The leading Republicans running for Nevada's newest congressional seat agreed more than they disagreed Tuesday evening during a 90-minute debate, with businessman Dan Schwartz emerging as the most moderate in a lineup of staunch conservatives.
A newcomer to politics, Schwartz said he believes illegal immigrants working in the United States to support their families "should be given a chance" to stay in the country, although he also backed securing the border.
"I truly believe many of them work very hard," said Schwartz, explaining that it's time "to take a step back on immigration policy."
He didn't offer any specific proposals to deal with the problem.
None of the other four candidates in the debate expressed support for easing up on illegal immigrants.
And none backed the DREAM Act, a Democratic proposal that would provide a path to citizenship for children of illegal immigrants who go to college or join the U.S. military.
"I do not believe in amnesty," said state Sen. Barbara Cegavske of Las Vegas. "The DREAM Act, I don't follow that at all. I don't believe in that."
Danny Tarkanian is the leading GOP candidate in the crowded race for the 4th Congressional District, which covers five rural counties, a part of Lyon County and northern Clark County. But none of his competitors tried to target Tarkanian in the debate, although early voting starts Saturday and continues for two weeks until the June 12 primary.
That leaves little time for Tarkanian's opponents to gain any advantage over the former University of Nevada, Las Vegas basketball player who earned a loyal following during three previous failed runs for office.
The winner of the GOP primary will face Nevada Senate Majority Leader Steven Horsford, the only Democrat in the race, in November.
Tuesday night's debate at Aliante Station was the third in a series of face-offs, with one more scheduled for today in Pahrump.
The debate format didn't provide much opportunity for the candidates to confront one another, with four mostly conservative panelists asking questions and Mitch Fox of KLVX-TV, Channel 10, moderating.
The five candidates onstage included Tarkanian, Schwartz, Cegavske, Ken Wegner and Kiran Hill, another newcomer to Nevada politics.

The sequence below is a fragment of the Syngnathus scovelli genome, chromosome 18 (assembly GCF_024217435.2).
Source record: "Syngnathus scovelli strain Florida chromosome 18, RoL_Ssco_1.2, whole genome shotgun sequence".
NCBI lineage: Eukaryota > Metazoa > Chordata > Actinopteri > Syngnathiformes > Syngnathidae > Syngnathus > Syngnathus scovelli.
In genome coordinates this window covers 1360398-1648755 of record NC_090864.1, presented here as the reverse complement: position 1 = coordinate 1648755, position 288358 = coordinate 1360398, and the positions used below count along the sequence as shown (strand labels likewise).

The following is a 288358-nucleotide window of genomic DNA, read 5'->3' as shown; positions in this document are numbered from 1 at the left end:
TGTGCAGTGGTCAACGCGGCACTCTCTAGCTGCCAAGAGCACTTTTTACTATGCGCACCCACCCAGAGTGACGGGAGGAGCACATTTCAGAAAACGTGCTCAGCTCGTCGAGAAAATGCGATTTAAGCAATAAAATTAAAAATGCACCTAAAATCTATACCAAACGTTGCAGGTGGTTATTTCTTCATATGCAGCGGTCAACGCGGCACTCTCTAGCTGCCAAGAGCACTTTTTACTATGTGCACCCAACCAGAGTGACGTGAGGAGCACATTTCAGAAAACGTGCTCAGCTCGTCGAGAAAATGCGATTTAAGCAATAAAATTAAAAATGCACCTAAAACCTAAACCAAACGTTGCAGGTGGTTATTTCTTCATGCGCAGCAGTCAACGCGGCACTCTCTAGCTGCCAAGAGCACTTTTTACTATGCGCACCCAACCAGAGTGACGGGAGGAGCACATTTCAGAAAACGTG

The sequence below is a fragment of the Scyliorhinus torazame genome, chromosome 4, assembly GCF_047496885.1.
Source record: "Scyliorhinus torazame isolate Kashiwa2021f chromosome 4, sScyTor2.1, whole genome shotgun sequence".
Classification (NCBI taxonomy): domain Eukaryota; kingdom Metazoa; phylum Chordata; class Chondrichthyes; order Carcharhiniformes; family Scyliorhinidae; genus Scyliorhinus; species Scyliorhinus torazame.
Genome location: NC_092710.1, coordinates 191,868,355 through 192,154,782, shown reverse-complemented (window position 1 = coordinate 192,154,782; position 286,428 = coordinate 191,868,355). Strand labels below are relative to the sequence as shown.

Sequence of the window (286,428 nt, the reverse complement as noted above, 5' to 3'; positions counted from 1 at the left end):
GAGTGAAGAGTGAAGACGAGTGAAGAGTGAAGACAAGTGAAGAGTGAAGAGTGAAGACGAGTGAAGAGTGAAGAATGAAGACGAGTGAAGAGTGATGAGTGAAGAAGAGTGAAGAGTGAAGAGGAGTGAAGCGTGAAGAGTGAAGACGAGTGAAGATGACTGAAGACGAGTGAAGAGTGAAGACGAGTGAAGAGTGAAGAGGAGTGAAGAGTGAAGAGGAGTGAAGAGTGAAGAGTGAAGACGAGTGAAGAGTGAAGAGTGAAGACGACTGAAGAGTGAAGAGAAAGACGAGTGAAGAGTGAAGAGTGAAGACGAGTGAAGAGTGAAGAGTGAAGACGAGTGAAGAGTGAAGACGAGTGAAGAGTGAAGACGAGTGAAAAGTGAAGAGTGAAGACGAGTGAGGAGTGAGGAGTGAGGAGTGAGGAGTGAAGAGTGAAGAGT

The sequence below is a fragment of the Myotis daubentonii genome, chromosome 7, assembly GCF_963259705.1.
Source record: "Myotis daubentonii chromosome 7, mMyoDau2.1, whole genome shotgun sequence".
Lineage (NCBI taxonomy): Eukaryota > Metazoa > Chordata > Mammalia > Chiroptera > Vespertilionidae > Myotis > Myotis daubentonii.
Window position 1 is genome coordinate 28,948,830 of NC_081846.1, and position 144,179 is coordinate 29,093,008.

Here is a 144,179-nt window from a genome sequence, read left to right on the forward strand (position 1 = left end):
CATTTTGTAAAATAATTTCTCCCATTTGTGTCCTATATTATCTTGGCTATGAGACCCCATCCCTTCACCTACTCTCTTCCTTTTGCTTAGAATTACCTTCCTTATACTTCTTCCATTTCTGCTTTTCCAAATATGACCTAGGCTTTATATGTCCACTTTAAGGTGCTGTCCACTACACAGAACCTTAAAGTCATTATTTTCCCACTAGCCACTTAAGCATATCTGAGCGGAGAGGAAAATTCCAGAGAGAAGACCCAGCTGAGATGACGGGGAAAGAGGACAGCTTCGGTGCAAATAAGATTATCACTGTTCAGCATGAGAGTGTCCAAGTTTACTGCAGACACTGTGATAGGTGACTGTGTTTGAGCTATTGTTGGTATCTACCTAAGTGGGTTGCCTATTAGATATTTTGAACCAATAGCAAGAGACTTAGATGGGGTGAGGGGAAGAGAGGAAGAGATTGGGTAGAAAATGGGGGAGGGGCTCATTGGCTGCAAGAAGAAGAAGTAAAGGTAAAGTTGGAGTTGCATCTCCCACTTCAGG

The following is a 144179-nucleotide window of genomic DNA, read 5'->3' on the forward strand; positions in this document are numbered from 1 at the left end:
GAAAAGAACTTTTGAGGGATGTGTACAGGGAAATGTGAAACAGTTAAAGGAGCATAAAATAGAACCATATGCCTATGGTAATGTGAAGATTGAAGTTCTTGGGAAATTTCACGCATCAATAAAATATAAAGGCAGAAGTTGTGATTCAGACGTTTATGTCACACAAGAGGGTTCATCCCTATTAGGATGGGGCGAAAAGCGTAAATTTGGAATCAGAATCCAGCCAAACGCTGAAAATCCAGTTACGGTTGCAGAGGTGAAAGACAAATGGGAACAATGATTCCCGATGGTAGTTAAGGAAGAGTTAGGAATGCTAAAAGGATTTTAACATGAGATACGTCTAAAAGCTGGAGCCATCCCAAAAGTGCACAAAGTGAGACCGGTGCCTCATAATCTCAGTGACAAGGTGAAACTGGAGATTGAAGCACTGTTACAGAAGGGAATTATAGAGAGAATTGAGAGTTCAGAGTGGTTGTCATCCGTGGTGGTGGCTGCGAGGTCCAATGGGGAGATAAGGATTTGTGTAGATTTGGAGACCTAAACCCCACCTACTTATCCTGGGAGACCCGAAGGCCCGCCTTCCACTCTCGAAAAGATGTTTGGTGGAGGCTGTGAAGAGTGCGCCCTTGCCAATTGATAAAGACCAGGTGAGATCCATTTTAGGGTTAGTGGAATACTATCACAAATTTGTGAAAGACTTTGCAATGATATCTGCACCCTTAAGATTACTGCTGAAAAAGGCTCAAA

The audience of more than 150 people appeared packed with Tarkanian supporters, including a row wearing red Tarkanian T-shirts.
After the debate, Tarkanian won a straw poll of 139 audience members who cast secret ballots. Tarkanian got 33 percent of the vote, followed by Hill with 25 percent, Wegner with 22 percent, Cegavske with 13 percent and Schwartz with 3 percent. Another 4 percent wrote in candidates.
During the debate, all of the candidates said they wanted to drastically cut federal spending and eliminate several federal departments such as the education, energy and environmental protection agencies that are favorite GOP targets. Instead, Republicans want states to handle such affairs with funding given to states in block grants.
Cegavske set a $1 trillion budget-cutting target for the first year.
Tarkanian offered the most specific prescriptions for reducing federal spending, saying the budget should be cut to 2010 levels as a start. He also called for eliminating tax loopholes and deductions for major industries and introducing a fairer tax system.
"Make everybody pay their fair share," Tarkanian said.
The candidates also agreed that U.S. foreign aid should be cut. Wegner, a Gulf War veteran, said he would eliminate most foreign aid as well as close U.S. military bases and bring troops home from places such as Europe.
Only Hill, a former Marine who has worked with the State Department in Iraq, said he would go so far as to cut foreign aid to every country including Israel, one of the closest allies of the United States.
"Our foreign aid, on average, does more harm than good," Hill said.
For Republicans and most Democrats, unwavering U.S. support for Israel is a given, especially with the nuclear threat from Iran.
All of the candidates also agreed that U.S. troops should be brought home from Afghanistan. Schwartz added that they should have come home eight years ago after the United States had accomplished its mission.
Schwartz also distinguished himself from the field by suggesting the federal government might somehow push banks to forgive some mortgage debt for homeowners in danger of foreclosure by "creating an environment where principle reduction would occur."
"It's the bank's decision," he added, however.
Tarkanian offered three ideas for Southern Nevadans who owe more on their homes than they are worth. He said the government should streamline financing, offer people a "credit holiday" so they can qualify for new home loans and get nonprofit agencies involved in short sales, with homes leased back to the families to keep them in their houses.
Tarkanian said he doesn't agree with how President Barack Obama has been using the federal government to handle the home foreclosure crisis, however, although he wasn't specific in his criticism.
"The government should not be involved the way Obama has done it," he said.
Contact reporter Laura Myers at lmyers@reviewjournal .com or 702-387-2919. Follow her on Twitter @lmyerslvrj.